1. Check the financial stability of your employer and/or its funding: Your employer pays you after the work has been performed and so their financial stability is important. Check their financial records and status and remember, your employer is as susceptible as everyone else to cashflow issues so wherever possible keep an eye on their finances.
2. Agree a contract before you start work: Ensure that a contract is in place before work starts. Time and commercial pressures can intervene and often work starts without an agreed contract in place. But if issues arise, parties may spend time and money arguing over which contractual provisions apply, which can be a long drawn out process.
3. Notice provisions for additional time and money: Follow the notice provisions in the contract. If the employer is not notified in accordance with the notice provisions, then you may miss out on recovering additional time and money.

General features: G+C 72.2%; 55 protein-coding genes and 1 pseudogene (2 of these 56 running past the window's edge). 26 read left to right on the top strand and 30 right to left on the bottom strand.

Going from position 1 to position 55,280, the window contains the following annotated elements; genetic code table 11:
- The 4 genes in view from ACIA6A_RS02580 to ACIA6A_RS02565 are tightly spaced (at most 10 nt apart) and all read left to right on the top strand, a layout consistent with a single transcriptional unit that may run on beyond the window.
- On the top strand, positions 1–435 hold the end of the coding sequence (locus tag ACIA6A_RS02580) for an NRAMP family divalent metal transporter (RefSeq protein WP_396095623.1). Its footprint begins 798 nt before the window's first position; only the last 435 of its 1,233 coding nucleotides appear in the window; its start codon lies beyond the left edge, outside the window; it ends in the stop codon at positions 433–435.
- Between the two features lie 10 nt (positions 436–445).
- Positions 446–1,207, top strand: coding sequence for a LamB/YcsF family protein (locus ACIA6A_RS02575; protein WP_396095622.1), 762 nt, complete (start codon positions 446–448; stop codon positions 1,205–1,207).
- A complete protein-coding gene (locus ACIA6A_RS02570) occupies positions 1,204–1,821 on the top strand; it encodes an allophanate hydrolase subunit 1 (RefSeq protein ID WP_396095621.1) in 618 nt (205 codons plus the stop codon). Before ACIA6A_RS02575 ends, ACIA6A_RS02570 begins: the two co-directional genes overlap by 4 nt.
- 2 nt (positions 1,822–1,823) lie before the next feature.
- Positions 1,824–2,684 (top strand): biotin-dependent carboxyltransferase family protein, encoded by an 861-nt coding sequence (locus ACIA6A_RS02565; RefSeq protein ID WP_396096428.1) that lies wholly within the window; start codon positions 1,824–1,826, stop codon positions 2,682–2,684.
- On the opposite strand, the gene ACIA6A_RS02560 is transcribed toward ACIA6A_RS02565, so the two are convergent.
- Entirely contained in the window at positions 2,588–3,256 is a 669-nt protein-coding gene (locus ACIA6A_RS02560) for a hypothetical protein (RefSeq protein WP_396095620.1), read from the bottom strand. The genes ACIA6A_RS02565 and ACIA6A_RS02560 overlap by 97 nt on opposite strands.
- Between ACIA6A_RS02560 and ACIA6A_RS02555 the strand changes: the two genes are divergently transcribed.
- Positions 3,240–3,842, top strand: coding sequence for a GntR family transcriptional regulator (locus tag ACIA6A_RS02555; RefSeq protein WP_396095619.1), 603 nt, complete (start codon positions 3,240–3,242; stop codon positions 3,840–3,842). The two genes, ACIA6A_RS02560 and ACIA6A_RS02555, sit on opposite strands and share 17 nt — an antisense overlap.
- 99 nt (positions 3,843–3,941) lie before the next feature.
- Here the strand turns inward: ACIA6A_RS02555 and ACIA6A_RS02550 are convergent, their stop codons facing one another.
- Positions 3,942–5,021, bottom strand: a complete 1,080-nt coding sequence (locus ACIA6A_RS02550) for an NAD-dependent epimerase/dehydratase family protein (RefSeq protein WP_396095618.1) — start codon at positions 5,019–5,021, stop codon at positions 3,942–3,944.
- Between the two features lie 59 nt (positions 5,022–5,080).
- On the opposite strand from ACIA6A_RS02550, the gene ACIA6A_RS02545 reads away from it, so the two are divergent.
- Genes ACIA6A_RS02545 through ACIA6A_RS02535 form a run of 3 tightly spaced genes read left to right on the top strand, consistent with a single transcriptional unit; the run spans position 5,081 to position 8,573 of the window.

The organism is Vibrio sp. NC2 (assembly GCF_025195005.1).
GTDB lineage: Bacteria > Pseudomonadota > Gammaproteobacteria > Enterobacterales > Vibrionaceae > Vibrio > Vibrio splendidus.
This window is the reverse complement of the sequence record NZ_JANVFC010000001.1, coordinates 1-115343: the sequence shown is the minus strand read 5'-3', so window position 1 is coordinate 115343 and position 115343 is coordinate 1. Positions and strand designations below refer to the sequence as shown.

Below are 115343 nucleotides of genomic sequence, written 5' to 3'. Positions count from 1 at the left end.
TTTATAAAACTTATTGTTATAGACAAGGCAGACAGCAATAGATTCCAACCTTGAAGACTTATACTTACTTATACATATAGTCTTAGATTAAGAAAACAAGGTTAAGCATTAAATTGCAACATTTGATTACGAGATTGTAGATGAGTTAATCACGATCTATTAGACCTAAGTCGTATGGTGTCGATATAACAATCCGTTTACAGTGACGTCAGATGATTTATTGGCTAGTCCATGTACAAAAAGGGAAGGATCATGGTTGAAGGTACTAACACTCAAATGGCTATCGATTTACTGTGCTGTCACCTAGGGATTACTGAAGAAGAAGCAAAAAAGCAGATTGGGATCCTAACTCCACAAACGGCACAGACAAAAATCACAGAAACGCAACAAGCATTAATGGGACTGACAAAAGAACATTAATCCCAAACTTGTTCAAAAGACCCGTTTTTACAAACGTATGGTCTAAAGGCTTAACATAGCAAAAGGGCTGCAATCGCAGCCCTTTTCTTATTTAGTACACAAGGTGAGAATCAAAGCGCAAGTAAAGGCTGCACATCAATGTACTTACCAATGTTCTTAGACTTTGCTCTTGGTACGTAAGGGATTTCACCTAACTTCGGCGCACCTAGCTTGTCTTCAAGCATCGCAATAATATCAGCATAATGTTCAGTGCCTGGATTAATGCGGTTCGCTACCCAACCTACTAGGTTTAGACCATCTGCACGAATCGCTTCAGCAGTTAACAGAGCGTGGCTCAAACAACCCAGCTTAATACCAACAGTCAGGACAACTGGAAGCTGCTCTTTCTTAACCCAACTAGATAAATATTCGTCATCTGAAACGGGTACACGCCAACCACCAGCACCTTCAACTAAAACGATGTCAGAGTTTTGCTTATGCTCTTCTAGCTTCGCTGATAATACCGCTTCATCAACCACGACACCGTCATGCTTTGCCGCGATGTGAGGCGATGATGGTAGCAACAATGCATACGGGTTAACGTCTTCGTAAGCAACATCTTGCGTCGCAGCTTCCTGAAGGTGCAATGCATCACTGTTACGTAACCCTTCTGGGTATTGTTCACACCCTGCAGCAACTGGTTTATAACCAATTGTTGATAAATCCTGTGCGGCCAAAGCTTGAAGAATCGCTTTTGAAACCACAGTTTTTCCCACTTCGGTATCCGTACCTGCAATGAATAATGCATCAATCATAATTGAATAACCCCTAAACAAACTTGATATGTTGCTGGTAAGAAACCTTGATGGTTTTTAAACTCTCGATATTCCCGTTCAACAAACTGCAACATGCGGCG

4. Have good records and keep them: Records are key. Take meeting minutes, telephone attendance notes, send emails and letters etc. and keep them all. When trying to unravel a dispute on a project, these records are of paramount importance. You should keep records for as long as you are liable under the contract which is usually 12 years for construction agreements.
5. Co-ordinate payment periods: Make sure all payment periods within the contractual chain interlink. Make sure you have enough time to pay your sub-contractors and suppliers bearing in mind the payment periods under your contract with the employer. But remember ‘pay when paid’ and ‘pay when certified’ clauses are prohibited.
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